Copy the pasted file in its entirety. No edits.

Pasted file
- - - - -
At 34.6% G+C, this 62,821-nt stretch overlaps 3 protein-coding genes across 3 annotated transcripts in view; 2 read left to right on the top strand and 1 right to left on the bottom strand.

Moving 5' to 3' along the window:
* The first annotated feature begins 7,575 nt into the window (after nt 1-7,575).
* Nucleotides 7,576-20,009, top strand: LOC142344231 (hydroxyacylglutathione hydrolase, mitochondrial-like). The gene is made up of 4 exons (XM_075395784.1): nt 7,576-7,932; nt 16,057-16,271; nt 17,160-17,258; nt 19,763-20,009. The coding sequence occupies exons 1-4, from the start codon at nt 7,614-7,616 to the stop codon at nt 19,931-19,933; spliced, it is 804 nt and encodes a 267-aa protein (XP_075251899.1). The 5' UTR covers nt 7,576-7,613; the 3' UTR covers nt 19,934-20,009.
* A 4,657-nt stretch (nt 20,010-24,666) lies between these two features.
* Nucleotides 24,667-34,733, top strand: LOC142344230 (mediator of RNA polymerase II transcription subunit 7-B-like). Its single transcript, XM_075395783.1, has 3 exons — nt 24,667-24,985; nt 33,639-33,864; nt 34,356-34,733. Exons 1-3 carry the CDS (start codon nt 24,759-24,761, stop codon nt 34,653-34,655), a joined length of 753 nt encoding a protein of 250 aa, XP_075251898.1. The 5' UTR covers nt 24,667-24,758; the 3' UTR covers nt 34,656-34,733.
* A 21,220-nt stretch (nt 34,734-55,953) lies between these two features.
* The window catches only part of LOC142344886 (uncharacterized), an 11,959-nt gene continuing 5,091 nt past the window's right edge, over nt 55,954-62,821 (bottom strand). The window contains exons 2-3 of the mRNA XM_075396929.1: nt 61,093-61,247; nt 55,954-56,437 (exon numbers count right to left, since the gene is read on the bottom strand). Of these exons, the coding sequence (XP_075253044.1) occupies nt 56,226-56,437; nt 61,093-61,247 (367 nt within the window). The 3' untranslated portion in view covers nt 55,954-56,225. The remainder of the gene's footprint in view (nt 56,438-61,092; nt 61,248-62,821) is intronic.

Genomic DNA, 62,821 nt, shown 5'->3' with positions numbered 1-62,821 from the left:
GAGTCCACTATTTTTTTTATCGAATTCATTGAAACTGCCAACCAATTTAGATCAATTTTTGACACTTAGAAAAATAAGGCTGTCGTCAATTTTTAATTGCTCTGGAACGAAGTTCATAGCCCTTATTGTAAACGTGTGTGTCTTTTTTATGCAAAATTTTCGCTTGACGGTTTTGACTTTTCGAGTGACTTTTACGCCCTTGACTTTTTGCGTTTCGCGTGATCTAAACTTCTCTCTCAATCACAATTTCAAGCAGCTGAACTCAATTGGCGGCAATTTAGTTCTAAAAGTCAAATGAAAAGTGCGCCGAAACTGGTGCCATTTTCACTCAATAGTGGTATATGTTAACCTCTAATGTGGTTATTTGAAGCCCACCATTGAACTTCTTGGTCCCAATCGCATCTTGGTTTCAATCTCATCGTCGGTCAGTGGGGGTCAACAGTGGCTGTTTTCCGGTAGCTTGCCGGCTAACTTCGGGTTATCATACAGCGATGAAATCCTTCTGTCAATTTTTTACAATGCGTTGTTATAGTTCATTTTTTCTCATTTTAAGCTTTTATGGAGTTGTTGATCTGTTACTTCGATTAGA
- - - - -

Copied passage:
At 34.6% G+C, this 62,821-nt stretch overlaps 3 protein-coding genes across 3 annotated transcripts in view; 2 read left to right on the top strand and 1 right to left on the bottom strand.

Moving 5' to 3' along the window:
* The first annotated feature begins 7,575 nt into the window (after nt 1-7,575).
* Nucleotides 7,576-20,009, top strand: LOC142344231 (hydroxyacylglutathione hydrolase, mitochondrial-like). The gene is made up of 4 exons (XM_075395784.1): nt 7,576-7,932; nt 16,057-16,271; nt 17,160-17,258; nt 19,763-20,009. The coding sequence occupies exons 1-4, from the start codon at nt 7,614-7,616 to the stop codon at nt 19,931-19,933; spliced, it is 804 nt and encodes a 267-aa protein (XP_075251899.1). The 5' UTR covers nt 7,576-7,613; the 3' UTR covers nt 19,934-20,009.
* A 4,657-nt stretch (nt 20,010-24,666) lies between these two features.
* Nucleotides 24,667-34,733, top strand: LOC142344230 (mediator of RNA polymerase II transcription subunit 7-B-like). Its single transcript, XM_075395783.1, has 3 exons — nt 24,667-24,985; nt 33,639-33,864; nt 34,356-34,733. Exons 1-3 carry the CDS (start codon nt 24,759-24,761, stop codon nt 34,653-34,655), a joined length of 753 nt encoding a protein of 250 aa, XP_075251898.1. The 5' UTR covers nt 24,667-24,758; the 3' UTR covers nt 34,656-34,733.
* A 21,220-nt stretch (nt 34,734-55,953) lies between these two features.
* The window catches only part of LOC142344886 (uncharacterized), an 11,959-nt gene continuing 5,091 nt past the window's right edge, over nt 55,954-62,821 (bottom strand). The window contains exons 2-3 of the mRNA XM_075396929.1: nt 61,093-61,247; nt 55,954-56,437 (exon numbers count right to left, since the gene is read on the bottom strand). Of these exons, the coding sequence (XP_075253044.1) occupies nt 56,226-56,437; nt 61,093-61,247 (367 nt within the window). The 3' untranslated portion in view covers nt 55,954-56,225. The remainder of the gene's footprint in view (nt 56,438-61,092; nt 61,248-62,821) is intronic.

Genomic DNA, 62,821 nt, shown 5'->3' with positions numbered 1-62,821 from the left:
GAGTCCACTATTTTTTTTATCGAATTCATTGAAACTGCCAACCAATTTAGATCAATTTTTGACACTTAGAAAAATAAGGCTGTCGTCAATTTTTAATTGCTCTGGAACGAAGTTCATAGCCCTTATTGTAAACGTGTGTGTCTTTTTTATGCAAAATTTTCGCTTGACGGTTTTGACTTTTCGAGTGACTTTTACGCCCTTGACTTTTTGCGTTTCGCGTGATCTAAACTTCTCTCTCAATCACAATTTCAAGCAGCTGAACTCAATTGGCGGCAATTTAGTTCTAAAAGTCAAATGAAAAGTGCGCCGAAACTGGTGCCATTTTCACTCAATAGTGGTATATGTTAACCTCTAATGTGGTTATTTGAAGCCCACCATTGAACTTCTTGGTCCCAATCGCATCTTGGTTTCAATCTCATCGTCGGTCAGTGGGGGTCAACAGTGGCTGTTTTCCGGTAGCTTGCCGGCTAACTTCGGGTTATCATACAGCGATGAAATCCTTCTGTCAATTTTTTACAATGCGTTGTTATAGTTCATTTTTTCTCATTTTAAGCTTTTATGGAGTTGTTGATCTGTTACTTCGATTAGA